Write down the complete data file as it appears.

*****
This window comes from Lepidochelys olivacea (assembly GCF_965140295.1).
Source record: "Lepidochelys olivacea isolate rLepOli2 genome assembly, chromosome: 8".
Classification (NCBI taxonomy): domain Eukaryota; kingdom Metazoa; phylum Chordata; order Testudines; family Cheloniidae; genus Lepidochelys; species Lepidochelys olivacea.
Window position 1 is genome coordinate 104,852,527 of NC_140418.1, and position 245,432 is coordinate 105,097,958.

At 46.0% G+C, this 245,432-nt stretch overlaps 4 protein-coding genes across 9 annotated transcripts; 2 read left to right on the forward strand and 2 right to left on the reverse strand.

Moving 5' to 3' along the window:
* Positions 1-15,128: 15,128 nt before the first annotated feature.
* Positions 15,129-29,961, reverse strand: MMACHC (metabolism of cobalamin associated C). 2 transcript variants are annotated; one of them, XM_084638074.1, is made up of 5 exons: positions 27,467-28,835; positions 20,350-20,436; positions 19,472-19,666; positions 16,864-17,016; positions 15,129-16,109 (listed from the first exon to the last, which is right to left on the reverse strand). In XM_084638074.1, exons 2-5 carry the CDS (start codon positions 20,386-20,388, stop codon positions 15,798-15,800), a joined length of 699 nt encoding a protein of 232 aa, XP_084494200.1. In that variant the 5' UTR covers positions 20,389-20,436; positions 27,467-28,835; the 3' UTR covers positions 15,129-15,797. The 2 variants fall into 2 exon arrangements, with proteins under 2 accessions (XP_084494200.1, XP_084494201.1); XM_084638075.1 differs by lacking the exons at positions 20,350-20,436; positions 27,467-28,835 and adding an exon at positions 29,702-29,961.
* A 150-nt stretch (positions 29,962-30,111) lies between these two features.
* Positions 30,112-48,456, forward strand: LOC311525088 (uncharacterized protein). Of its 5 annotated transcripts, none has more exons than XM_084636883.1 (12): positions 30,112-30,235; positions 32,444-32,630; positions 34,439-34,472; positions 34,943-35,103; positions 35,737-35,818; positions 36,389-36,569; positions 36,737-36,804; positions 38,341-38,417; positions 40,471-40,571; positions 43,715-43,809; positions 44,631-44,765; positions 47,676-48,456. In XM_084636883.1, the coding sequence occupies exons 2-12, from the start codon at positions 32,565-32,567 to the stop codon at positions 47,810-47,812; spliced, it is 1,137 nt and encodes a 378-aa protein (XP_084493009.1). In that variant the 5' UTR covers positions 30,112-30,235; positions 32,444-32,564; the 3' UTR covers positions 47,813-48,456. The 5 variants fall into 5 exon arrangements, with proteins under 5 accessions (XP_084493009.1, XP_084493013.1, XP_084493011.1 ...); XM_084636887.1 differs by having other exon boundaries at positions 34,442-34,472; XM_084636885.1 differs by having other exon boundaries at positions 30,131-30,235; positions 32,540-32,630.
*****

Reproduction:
This window comes from Lepidochelys olivacea (assembly GCF_965140295.1).
Source record: "Lepidochelys olivacea isolate rLepOli2 genome assembly, chromosome: 8".
Classification (NCBI taxonomy): domain Eukaryota; kingdom Metazoa; phylum Chordata; order Testudines; family Cheloniidae; genus Lepidochelys; species Lepidochelys olivacea.
Window position 1 is genome coordinate 104,852,527 of NC_140418.1, and position 245,432 is coordinate 105,097,958.

At 46.0% G+C, this 245,432-nt stretch overlaps 4 protein-coding genes across 9 annotated transcripts; 2 read left to right on the forward strand and 2 right to left on the reverse strand.

Moving 5' to 3' along the window:
* Positions 1-15,128: 15,128 nt before the first annotated feature.
* Positions 15,129-29,961, reverse strand: MMACHC (metabolism of cobalamin associated C). 2 transcript variants are annotated; one of them, XM_084638074.1, is made up of 5 exons: positions 27,467-28,835; positions 20,350-20,436; positions 19,472-19,666; positions 16,864-17,016; positions 15,129-16,109 (listed from the first exon to the last, which is right to left on the reverse strand). In XM_084638074.1, exons 2-5 carry the CDS (start codon positions 20,386-20,388, stop codon positions 15,798-15,800), a joined length of 699 nt encoding a protein of 232 aa, XP_084494200.1. In that variant the 5' UTR covers positions 20,389-20,436; positions 27,467-28,835; the 3' UTR covers positions 15,129-15,797. The 2 variants fall into 2 exon arrangements, with proteins under 2 accessions (XP_084494200.1, XP_084494201.1); XM_084638075.1 differs by lacking the exons at positions 20,350-20,436; positions 27,467-28,835 and adding an exon at positions 29,702-29,961.
* A 150-nt stretch (positions 29,962-30,111) lies between these two features.
* Positions 30,112-48,456, forward strand: LOC311525088 (uncharacterized protein). Of its 5 annotated transcripts, none has more exons than XM_084636883.1 (12): positions 30,112-30,235; positions 32,444-32,630; positions 34,439-34,472; positions 34,943-35,103; positions 35,737-35,818; positions 36,389-36,569; positions 36,737-36,804; positions 38,341-38,417; positions 40,471-40,571; positions 43,715-43,809; positions 44,631-44,765; positions 47,676-48,456. In XM_084636883.1, the coding sequence occupies exons 2-12, from the start codon at positions 32,565-32,567 to the stop codon at positions 47,810-47,812; spliced, it is 1,137 nt and encodes a 378-aa protein (XP_084493009.1). In that variant the 5' UTR covers positions 30,112-30,235; positions 32,444-32,564; the 3' UTR covers positions 47,813-48,456. The 5 variants fall into 5 exon arrangements, with proteins under 5 accessions (XP_084493009.1, XP_084493013.1, XP_084493011.1 ...); XM_084636887.1 differs by having other exon boundaries at positions 34,442-34,472; XM_084636885.1 differs by having other exon boundaries at positions 30,131-30,235; positions 32,540-32,630.